Chapter Four - The Lure of una corda
The Erard spring
Adagio: Fantaisie from his Sonata in G Major, Op. 64 (Paris, publ. 1805)
Performance by Tom Beghin, filmed during CD recording sessions, Sint-Truiden, February 15, 2019
“Go sit at the back of the room,” [Steibelt] says to me one day at his home, “close your eyes, and listen.” Then he played the great adagio of his Op. 64, where he employed the pedals so well, the usage of which was little known before him.
“Va t’asseoir tout au bout du salon, me dit-il un jour chez lui, ferme les yeux, et écoute.” Et il joua le grand adagio de l’op. 64, où il employait si bien les pédales, dont l’usage était peu connu avant lui.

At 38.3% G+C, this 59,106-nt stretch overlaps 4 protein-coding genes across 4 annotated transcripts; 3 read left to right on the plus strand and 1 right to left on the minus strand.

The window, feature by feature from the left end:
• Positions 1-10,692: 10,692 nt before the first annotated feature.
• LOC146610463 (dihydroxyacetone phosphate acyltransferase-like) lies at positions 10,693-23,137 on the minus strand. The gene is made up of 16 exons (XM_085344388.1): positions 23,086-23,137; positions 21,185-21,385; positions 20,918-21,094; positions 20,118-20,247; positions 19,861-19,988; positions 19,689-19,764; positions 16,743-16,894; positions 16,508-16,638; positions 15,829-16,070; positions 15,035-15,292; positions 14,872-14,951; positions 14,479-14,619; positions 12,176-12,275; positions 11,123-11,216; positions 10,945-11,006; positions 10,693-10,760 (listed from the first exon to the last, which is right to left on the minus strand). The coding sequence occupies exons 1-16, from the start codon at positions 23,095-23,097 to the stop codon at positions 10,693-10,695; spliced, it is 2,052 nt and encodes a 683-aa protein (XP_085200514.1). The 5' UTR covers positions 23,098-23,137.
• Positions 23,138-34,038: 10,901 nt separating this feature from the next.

[Charles Chaulieu], Le pianiste 1 no. 6 (April 10, 1834), 83.
Plates 3 and 5 (alternative photo):
Compare Beethoven’s portrait by Willibrod Joseph Mähler (1804/1805, Wien Museum) with our replica of Beethoven’s Erard (1803, 2016; photo by Pieter Peeters).
Testing a jalousie:
On June 10, 2022, at the Domaine royal de Randan in Randan, France, we encountered a square piano by J. J. Swanen (Paris, 1798) with a lid-opening pedal. Of course, I was curious to try it out.